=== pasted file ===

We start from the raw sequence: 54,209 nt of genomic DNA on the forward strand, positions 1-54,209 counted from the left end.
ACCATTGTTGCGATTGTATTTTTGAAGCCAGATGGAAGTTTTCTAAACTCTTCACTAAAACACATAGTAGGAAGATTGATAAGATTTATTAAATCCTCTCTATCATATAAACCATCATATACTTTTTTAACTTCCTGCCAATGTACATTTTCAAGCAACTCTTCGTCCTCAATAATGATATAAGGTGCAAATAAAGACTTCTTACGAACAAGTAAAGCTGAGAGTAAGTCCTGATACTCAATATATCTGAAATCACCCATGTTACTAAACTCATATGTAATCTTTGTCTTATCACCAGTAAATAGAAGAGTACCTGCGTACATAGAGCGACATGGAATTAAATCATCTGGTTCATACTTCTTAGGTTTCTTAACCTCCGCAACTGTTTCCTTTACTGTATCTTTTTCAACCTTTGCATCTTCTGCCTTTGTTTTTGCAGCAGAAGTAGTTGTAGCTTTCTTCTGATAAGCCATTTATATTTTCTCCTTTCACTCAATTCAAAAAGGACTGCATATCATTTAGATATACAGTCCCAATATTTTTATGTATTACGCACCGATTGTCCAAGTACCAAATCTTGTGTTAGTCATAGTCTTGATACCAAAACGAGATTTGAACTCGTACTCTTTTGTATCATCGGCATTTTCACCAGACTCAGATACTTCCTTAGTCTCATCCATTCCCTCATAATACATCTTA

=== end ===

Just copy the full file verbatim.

We start from the raw sequence: 54,209 nt of genomic DNA on the forward strand, positions 1-54,209 counted from the left end.
ACCATTGTTGCGATTGTATTTTTGAAGCCAGATGGAAGTTTTCTAAACTCTTCACTAAAACACATAGTAGGAAGATTGATAAGATTTATTAAATCCTCTCTATCATATAAACCATCATATACTTTTTTAACTTCCTGCCAATGTACATTTTCAAGCAACTCTTCGTCCTCAATAATGATATAAGGTGCAAATAAAGACTTCTTACGAACAAGTAAAGCTGAGAGTAAGTCCTGATACTCAATATATCTGAAATCACCCATGTTACTAAACTCATATGTAATCTTTGTCTTATCACCAGTAAATAGAAGAGTACCTGCGTACATAGAGCGACATGGAATTAAATCATCTGGTTCATACTTCTTAGGTTTCTTAACCTCCGCAACTGTTTCCTTTACTGTATCTTTTTCAACCTTTGCATCTTCTGCCTTTGTTTTTGCAGCAGAAGTAGTTGTAGCTTTCTTCTGATAAGCCATTTATATTTTCTCCTTTCACTCAATTCAAAAAGGACTGCATATCATTTAGATATACAGTCCCAATATTTTTATGTATTACGCACCGATTGTCCAAGTACCAAATCTTGTGTTAGTCATAGTCTTGATACCAAAACGAGATTTGAACTCGTACTCTTTTGTATCATCGGCATTTTCACCAGACTCAGATACTTCCTTAGTCTCATCCATTCCCTCATAATACATCTTA